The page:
Effect of black cumin and black seed on growth, weight gain, and blood parameters of fattening lambs under rangeland grazing condition

Document Type : Research Paper


1 Former MSc Student, Department of Animal Science, Faculty of Agricultural Science and Engineering, Razi University, Kermanshah, Iran

2 Associate Professor, Department of Animal Science, Faculty of Agricultural Science and Engineering, Razi University, Kermanshah, Iran


In this study, the effect of black cumin and the black seed was evaluated on the growth, blood metabolites, thyroid hormones, and liver enzymes activity of lambs under pasture grazing conditions.  Twenty-four Sanjabi male lambs in their four to five months of age (live weight of 30 ±0.9 kg) were used in four treatments and six replicates in a completely randomized design for 70 days. Treatments included group 1: Control (rangeland forage), group 2: Rangeland forage plus 0.3 g of black seed per kg body weight (BW), group 3: Rangeland forage plus 0.3 g of black cumin per kg BW, and group 4: Rangeland grass plus 0.15 g of black seed + 0.15 g of black cumin per kg BW. The lambs were weighed every two weeks. Blood samples were collected from the jugular vein on days one, 35, and 70 of the experiment. Adding black seed and cumin had no significant effect on growth performance, but significantly increased total blood protein in treated groups (P<0.05). The blood urea level of lambs in treated lambs was lower than in the control group. Thyroxine concentration in lambs fed on black seed was higher than that of other groups (P<0.05). The activity of aspartate aminotransferase and alanine aminotransferase was lower in the herbal supplemented groups than in the control group (P<0.05). Overall, the results of this experiment showed that incorporation of these amounts of black seed and black cumin to the diet as herbal supplements improved some blood parameters, but had no significant effect on growth performance.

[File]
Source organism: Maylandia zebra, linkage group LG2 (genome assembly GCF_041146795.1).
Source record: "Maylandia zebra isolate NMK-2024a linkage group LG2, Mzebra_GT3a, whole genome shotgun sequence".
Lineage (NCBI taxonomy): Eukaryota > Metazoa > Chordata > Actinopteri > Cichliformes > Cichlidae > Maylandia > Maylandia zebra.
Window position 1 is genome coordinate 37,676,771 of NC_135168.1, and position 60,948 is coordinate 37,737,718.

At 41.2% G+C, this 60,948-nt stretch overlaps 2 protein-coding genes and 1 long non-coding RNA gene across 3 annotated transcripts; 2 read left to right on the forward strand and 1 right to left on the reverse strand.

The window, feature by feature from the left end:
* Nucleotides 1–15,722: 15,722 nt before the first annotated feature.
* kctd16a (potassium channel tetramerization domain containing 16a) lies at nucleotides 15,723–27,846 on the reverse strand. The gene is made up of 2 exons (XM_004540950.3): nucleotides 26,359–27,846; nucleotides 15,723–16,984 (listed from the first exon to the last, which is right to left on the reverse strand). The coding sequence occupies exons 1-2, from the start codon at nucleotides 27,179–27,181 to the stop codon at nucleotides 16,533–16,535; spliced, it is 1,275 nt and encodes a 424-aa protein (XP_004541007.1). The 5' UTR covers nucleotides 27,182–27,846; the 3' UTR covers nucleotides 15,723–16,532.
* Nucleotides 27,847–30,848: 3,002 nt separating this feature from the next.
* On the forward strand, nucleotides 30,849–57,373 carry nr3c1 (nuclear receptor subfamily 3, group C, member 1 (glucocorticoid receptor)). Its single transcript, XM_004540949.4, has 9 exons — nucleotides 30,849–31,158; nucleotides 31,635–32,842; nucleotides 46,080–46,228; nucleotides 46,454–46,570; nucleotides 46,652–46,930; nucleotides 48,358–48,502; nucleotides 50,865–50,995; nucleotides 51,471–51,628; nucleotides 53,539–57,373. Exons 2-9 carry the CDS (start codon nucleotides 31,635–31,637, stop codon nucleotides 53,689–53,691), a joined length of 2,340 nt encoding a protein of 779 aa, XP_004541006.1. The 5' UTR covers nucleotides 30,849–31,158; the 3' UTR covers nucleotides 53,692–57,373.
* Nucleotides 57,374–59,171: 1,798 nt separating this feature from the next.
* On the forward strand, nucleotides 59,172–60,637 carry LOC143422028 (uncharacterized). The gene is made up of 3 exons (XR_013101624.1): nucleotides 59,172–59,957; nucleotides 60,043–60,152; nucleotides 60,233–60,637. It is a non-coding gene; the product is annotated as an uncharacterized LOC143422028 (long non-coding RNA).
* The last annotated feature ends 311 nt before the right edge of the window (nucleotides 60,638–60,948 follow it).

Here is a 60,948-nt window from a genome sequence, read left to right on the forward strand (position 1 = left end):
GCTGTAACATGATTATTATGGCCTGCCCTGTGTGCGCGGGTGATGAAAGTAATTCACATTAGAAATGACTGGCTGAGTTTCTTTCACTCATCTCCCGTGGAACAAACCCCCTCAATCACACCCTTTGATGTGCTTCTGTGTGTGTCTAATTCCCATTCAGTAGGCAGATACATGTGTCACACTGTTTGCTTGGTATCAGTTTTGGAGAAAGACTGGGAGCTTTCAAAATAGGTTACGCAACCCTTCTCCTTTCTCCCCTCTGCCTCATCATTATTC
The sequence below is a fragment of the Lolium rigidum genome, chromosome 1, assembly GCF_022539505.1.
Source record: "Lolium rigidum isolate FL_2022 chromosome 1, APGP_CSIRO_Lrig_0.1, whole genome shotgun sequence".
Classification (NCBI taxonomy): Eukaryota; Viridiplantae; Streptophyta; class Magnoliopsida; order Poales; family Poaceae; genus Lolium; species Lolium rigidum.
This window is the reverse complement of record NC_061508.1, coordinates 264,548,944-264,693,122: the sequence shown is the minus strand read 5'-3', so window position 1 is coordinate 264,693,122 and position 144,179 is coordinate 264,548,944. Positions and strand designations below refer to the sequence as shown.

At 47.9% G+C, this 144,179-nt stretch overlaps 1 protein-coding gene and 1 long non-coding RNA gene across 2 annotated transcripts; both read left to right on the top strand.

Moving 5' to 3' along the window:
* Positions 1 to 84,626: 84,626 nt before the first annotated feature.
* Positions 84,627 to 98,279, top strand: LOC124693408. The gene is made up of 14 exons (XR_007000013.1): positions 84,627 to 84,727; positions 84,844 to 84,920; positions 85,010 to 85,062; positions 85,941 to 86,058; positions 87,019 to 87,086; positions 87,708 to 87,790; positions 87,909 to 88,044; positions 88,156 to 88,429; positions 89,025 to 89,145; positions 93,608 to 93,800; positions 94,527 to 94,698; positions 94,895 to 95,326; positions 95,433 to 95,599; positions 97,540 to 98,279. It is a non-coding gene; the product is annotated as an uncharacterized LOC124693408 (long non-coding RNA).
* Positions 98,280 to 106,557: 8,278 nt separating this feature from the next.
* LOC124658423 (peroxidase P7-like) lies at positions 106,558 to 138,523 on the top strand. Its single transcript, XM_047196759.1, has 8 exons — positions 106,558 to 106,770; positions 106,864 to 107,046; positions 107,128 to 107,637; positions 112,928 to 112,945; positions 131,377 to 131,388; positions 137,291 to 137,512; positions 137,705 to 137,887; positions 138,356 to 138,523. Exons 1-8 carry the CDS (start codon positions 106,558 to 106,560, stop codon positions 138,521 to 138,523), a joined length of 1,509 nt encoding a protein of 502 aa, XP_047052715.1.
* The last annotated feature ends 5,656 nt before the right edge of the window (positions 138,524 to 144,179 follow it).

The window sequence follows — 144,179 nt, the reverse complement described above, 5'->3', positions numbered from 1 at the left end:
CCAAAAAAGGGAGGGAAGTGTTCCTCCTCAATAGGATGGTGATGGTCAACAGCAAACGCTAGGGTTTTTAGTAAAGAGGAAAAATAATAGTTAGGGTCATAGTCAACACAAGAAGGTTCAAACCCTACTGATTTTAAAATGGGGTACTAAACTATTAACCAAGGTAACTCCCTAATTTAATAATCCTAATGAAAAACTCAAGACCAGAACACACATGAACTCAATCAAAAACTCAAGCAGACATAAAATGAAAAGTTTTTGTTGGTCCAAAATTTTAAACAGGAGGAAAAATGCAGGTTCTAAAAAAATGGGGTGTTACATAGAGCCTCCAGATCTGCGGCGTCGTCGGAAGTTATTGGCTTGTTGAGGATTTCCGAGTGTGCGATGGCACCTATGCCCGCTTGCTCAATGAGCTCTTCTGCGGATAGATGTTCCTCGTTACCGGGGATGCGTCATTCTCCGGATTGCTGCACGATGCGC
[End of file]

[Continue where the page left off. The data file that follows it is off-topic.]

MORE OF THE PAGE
Main Subjects

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